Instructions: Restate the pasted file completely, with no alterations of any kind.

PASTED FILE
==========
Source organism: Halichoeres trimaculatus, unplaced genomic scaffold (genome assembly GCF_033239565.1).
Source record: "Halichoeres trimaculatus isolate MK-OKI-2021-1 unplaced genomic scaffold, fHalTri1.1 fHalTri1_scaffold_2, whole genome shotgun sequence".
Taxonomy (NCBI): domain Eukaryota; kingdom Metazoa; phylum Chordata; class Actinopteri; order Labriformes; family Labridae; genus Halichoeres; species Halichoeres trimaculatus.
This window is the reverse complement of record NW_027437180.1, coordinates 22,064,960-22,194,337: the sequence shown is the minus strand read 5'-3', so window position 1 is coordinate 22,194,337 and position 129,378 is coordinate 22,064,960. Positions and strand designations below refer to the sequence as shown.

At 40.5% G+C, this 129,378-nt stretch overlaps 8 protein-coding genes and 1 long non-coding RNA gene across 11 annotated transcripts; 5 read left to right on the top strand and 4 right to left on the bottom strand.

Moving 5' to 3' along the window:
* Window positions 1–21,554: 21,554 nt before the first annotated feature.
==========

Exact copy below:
Source organism: Halichoeres trimaculatus, unplaced genomic scaffold (genome assembly GCF_033239565.1).
Source record: "Halichoeres trimaculatus isolate MK-OKI-2021-1 unplaced genomic scaffold, fHalTri1.1 fHalTri1_scaffold_2, whole genome shotgun sequence".
Taxonomy (NCBI): domain Eukaryota; kingdom Metazoa; phylum Chordata; class Actinopteri; order Labriformes; family Labridae; genus Halichoeres; species Halichoeres trimaculatus.
This window is the reverse complement of record NW_027437180.1, coordinates 22,064,960-22,194,337: the sequence shown is the minus strand read 5'-3', so window position 1 is coordinate 22,194,337 and position 129,378 is coordinate 22,064,960. Positions and strand designations below refer to the sequence as shown.

At 40.5% G+C, this 129,378-nt stretch overlaps 8 protein-coding genes and 1 long non-coding RNA gene across 11 annotated transcripts; 5 read left to right on the top strand and 4 right to left on the bottom strand.

Moving 5' to 3' along the window:
* Window positions 1–21,554: 21,554 nt before the first annotated feature.